Introduction: Previous research has shown that persons living with sickle cell disease (SCD) are at risk for frequent emergency department (ED) encounters, either with or without an associated inpatient stay. The disease manifests as acute onset vaso-occlusive crises or other severe and unpredictable complications that require immediate care. However, day hospital or other appropriate care settings to manage these health care events are not available to most of the population with SCD. Previous observations suggest that-while ED usage is high overall for this population-this usage is also episodic, with periods of high use interspersed with relatively low usage. We here seek to characterize both high-use and quiescent periods among patients seen in California non-federal hospitals over a 12-year period.

Methods: The California Sickle Cell Data Collection project is a statewide effort to use a wide range of administrative, clinical, and other data sources to describe the population living with SCD, their health outcomes, and health care utilization patterns. The data here include 2005-2016 inpatient encounters and ED encounters (with or without an associated inpatient stay) linked by patient identifiers across data set and year. A validated case definition that suggests a high probability of a true SCD 'case' was applied: three or more occurrences of a SCD specific International Classification of Disease Code (version 9 or 10, depending on the year) within any 5 year period between 2005-2016. Only patients who met this case definition and had one year or more of follow-up time in the cohort were included in these analyses.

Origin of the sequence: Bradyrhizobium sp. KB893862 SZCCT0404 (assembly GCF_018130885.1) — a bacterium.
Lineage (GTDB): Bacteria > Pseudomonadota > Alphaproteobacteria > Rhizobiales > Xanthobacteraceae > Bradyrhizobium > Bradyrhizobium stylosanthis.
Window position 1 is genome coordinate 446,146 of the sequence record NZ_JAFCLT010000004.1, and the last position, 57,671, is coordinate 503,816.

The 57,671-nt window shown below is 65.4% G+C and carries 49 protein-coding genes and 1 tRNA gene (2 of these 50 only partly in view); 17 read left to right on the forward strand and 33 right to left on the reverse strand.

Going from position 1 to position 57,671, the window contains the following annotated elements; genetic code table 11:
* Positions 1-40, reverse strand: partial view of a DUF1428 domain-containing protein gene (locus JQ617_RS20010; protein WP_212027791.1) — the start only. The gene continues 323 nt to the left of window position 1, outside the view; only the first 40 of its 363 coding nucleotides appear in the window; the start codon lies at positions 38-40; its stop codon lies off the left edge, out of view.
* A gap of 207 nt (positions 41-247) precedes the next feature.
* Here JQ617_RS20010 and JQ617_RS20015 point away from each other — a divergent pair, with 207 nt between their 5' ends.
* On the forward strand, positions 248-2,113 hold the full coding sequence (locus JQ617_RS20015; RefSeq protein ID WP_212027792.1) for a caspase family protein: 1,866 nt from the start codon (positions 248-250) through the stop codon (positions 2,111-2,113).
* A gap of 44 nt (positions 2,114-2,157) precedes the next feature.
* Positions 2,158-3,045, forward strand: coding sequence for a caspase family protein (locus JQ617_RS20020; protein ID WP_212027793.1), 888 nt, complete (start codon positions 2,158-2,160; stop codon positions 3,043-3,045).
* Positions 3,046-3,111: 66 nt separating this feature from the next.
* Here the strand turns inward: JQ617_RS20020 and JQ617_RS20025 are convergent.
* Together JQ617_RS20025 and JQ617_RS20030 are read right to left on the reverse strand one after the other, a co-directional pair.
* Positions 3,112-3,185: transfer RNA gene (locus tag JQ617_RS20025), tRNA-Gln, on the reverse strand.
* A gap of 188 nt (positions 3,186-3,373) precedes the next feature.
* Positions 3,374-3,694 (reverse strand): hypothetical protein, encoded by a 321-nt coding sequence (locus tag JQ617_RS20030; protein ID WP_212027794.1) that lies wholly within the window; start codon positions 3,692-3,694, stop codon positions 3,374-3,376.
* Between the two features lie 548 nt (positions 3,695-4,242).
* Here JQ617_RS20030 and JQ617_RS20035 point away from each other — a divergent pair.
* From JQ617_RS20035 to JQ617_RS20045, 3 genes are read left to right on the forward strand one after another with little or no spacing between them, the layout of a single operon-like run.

We tabulated the numbers of encounters (inpatient and ED) for each patient for non-overlapping 4-week periods and used Poisson mixture models to evaluate whether encounter frequency could be characterized as a mixture of one or more discrete distributions. Based on these findings, we examined the timing and duration of periods of ED utilization for patients over the course of the study. Quiescent periods are defined as lengths of time in which a person has zero or near zero encounters in ED or inpatient settings. Occasional and high use periods of ED utilization are defined quantitatively by the model (as below).

Results: There were 5,090 patients meeting the case definition with one year or more of time in follow up. Patients were followed for a median of 9.8 years (range 1.0 to 11.0). There were 94,196 ED encounters without and 59,064 ED encounters with an associated inpatient stay.

A 3-component model best combined predictive power, parsimony, and clinical relevance (Figure 1, upper left), including quiescent periods (mean 0.09 encounters; 88.8% of 4-week periods); occasional-use periods (mean 1.28encounters; 10.8% of 4-week periods); and high-use periods (mean 7.48 encounters; 0.5% of 4-week periods). All but two of the subjects experienced at least one quiescent period during the study, 75.9% experienced at least one occasional-use period, and 8.0% experienced at least one high-use period. Spells of occasional- or high-use lasted a median of 8 weeks regardless of patient age, and 3.6% of these included at least some very high-use. Median lengths of quiescent periods were 24 weeks for patients aged less than 20 years, 16 weeks for those 20 years of age and older. Examples of distribution of utilization over time by certain patients are shown in Figure 1, upper right and both lower panels.

Conclusions: The majority of patients with sickle cell disease experience discrete periods during which ED and inpatient hospital encounters are not uncommon, separated by somewhat longer periods with few-to-no encounters. The experiences of -8.0% of patients further include periods during which encounters were very frequent. Patients aged 20 years and older are more likely to experience these high frequency episodes. Further research is planned to identify whether particular health related events or patient characteristics are associated with these high-utilization spells.


Paulukonis:Bioverativ Inc.: Research Funding; Pfizer Inc.: Research Funding; Global Blood Therapeutics Inc.: Research Funding.

Author notes


Asterisk with author names denotes non-ASH members.